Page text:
There was consolation for the crowd from Dhoni's superb knock. He adapted to the situation and produced a remarkably mature performance. Apart from the customary Dhoni fireworks, the innings also showed the other side of his batting — caution and discipline. He carried the innings on his shoulders and also guided Ramesh (Powar). "Their partnership gave us a chance to look at a victory but England played better cricket," conceded Sehwag.

England thrived upon the committed batting by Strauss. He was `Man of the Match' with an innings that revealed the aggressive aspect of his batting. He carted the Indian attack around with a flurry of attacking shots and in the company of Ian Bell gave the team a start from which it built its winning course. He could not finish the job due to cramps but it hardly mattered because the Indians had lost the motivation to win. When players seek avenues to rest it does reflect on the overload some of them have endured in this long season.

Like a true leader, Strauss gave the credit to his colleagues. "I thought our seamers — James Anderson, Liam Plunkett and Sajid Mahmood — did a very good job. They were really hitting the deck hard in tough conditions; they bowled exceptionally well.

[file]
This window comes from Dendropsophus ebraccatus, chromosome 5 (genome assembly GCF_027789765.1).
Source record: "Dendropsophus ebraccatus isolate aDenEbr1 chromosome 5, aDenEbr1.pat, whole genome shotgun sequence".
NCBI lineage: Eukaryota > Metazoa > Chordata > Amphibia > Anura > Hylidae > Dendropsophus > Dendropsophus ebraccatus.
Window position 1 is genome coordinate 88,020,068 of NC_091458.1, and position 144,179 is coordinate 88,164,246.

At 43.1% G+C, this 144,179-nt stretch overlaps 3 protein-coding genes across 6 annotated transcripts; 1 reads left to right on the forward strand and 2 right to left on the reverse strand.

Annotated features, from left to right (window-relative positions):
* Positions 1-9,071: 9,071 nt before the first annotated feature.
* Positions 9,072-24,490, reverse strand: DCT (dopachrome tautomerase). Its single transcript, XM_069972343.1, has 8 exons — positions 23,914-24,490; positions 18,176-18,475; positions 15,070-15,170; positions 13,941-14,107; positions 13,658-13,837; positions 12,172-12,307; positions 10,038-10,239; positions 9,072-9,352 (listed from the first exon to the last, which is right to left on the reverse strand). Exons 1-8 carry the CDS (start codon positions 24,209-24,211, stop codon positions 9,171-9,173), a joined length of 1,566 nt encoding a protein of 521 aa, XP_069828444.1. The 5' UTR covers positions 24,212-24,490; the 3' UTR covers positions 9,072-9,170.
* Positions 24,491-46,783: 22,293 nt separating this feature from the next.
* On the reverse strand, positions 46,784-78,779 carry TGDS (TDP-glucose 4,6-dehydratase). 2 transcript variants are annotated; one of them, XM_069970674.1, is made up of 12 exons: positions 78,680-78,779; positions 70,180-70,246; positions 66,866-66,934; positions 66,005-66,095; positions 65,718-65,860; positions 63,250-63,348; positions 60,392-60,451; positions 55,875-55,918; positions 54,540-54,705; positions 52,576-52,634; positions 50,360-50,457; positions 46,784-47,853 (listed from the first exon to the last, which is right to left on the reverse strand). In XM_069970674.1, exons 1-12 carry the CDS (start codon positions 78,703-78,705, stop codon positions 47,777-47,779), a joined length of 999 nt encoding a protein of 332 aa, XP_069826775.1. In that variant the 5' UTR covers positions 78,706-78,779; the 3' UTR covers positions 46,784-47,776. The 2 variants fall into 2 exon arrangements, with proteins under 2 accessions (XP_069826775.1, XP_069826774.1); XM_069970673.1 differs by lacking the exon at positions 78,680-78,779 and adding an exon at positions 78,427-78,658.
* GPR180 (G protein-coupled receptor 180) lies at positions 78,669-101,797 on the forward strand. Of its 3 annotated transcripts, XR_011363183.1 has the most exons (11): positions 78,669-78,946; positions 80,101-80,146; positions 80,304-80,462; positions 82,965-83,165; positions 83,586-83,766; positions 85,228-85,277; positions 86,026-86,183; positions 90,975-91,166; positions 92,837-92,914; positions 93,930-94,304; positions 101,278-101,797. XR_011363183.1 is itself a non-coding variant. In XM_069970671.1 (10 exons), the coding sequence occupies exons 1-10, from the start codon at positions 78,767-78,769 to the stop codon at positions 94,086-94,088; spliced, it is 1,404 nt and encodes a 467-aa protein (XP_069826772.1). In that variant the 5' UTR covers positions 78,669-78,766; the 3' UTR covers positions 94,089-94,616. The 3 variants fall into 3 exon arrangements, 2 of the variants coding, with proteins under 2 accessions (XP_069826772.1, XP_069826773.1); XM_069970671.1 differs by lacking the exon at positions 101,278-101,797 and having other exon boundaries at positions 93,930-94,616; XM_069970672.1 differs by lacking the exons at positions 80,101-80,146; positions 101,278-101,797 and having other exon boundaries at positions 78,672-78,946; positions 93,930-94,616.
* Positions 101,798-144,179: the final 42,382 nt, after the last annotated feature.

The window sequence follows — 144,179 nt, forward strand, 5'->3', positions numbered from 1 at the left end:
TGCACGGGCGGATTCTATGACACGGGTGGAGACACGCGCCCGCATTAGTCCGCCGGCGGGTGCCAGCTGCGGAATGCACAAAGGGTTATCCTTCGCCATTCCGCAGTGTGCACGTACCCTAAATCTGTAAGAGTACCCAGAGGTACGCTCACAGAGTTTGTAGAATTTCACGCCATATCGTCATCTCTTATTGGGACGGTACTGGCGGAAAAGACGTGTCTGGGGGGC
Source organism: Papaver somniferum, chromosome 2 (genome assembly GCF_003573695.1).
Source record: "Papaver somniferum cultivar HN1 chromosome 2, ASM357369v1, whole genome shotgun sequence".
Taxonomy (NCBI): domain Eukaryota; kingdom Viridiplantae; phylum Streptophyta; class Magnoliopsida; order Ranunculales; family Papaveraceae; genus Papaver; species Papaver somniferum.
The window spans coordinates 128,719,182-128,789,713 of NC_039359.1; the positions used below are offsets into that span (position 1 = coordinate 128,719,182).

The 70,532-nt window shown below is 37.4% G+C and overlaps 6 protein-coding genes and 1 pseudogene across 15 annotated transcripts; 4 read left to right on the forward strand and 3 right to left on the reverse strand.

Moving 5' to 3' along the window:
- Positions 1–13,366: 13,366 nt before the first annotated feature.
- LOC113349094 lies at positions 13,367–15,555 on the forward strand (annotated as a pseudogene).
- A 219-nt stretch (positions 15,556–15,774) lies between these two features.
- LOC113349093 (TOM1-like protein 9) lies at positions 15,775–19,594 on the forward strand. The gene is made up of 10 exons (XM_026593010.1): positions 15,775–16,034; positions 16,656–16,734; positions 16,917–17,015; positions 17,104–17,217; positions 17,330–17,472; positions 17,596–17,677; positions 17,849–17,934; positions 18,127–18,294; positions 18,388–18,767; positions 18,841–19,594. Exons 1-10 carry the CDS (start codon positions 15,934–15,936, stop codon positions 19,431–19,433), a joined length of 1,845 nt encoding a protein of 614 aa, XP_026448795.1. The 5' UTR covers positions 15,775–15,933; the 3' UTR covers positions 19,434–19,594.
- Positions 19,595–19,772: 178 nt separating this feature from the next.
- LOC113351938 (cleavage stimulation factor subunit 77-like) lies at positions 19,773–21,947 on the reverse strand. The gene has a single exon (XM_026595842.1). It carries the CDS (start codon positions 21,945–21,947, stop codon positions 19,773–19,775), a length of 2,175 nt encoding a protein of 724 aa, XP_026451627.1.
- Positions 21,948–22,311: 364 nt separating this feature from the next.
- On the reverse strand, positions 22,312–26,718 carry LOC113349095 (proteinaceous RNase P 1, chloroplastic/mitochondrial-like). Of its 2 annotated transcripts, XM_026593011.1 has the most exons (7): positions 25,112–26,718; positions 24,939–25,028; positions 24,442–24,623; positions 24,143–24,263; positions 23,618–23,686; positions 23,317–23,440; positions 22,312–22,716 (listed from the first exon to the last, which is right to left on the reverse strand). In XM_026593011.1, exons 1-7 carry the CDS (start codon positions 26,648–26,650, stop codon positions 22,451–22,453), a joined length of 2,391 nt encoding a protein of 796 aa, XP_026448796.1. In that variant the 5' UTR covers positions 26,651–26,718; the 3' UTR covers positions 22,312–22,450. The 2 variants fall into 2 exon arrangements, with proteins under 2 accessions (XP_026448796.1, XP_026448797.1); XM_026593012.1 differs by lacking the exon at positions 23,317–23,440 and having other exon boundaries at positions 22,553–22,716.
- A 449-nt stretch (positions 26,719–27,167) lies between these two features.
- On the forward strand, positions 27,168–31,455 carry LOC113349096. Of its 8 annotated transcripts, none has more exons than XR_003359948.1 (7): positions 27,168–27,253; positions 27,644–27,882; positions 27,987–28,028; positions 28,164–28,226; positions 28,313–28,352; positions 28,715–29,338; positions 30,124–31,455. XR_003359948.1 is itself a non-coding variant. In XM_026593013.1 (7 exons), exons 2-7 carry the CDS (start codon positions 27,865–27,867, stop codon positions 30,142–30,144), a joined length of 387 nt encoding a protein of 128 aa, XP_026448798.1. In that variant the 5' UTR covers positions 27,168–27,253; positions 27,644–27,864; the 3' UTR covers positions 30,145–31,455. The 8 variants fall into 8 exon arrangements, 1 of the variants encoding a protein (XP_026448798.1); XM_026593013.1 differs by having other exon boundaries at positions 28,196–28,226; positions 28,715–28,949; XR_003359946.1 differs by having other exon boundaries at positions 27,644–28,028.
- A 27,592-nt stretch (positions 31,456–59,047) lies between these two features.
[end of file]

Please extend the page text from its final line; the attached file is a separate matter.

I would like to look positively and believe that it was good bowling rather than bad batting from India that kept them down to 227." Strauss showed great character when asked to comment on the so-called dangerous conditions. "I wouldn't call it dangerous. There were a few guys who were cramping up, but that's where the support staff comes in. You go on drips and you get high carb drinks. But I wouldn't call it dangerous. There were 22 players out on the park and at the end of the game, none of them was injured. That tells a tale in itself." To be fair to the players, they need to be complimented for giving their best despite the unpleasant conditions. Hats off to the paying public, too, for turning out and supporting both the teams. It was not as bad a venue as some of the British media made it out to be.


6th ODI, India v England, Keenan Stadium, Jamshedpur, April 12, 2006. England won by five wickets.

India: V. Sehwag c Solanki b Anderson 4; M. Dhoni c Solanki b Mahmood 96; M. Kaif lbw b Mahmood 15; Yuvraj b Plunkett 4; S. Raina c Prior b Plunkett 2; Y. Venugopal Rao c Prior b Anderson 10; R. Powar c Hoggard b Collingwood 54; Harbhajan b Pietersen 4; R. P. Singh c Blackwell b Mahmood 7; V. R. Singh c Blackwell b Anderson 8; M. Patel (not out) 1; Extras (lb-4, w-14) 18; Total (in 48 overs) 223.

Fall of wkts: 1-4, 2-46, 3-58, 4-63, 5-79, 6-186, 7-196, 8-209, 9-216.

England bowling: Anderson 9-2-28-3; Hoggard 8-0-59-0; Mahmood 8-0-37-3; Plunkett 5-0-22-2; Blackwell 10-0-33-0; Solanki 4-0-25-0; Pietersen 1-0-4-1; Collingwood 3-0-11-1.

England: A. Strauss (retd. hurt) 74; I. Bell c Dhoni b Harbhajan 46; V. Solanki b Powar 7; K. Pietersen c & b Harbhajan 33; P. Collingwood (not out) 23; M. Prior c V. R. Singh b Harbhajan 3; L. Plunkett c Sehwag b Powar 0; I. Blackwell (not out) 14; Extras (lb-10, w-7, nb-10) 27; Total (for five wkts., in 42.4 overs) 227.

Fall of wkts: 1-107, 2-120, 3-198, 4-207, 5-209.

India bowling: R. P. Singh 8-1-48-0; Patel 7-0-37-0; V. R. Singh 5-0-33-0; Harbhajan 10-0-30-3; Powar 8.4-0-44-2; Yuvraj 4-0-25-0.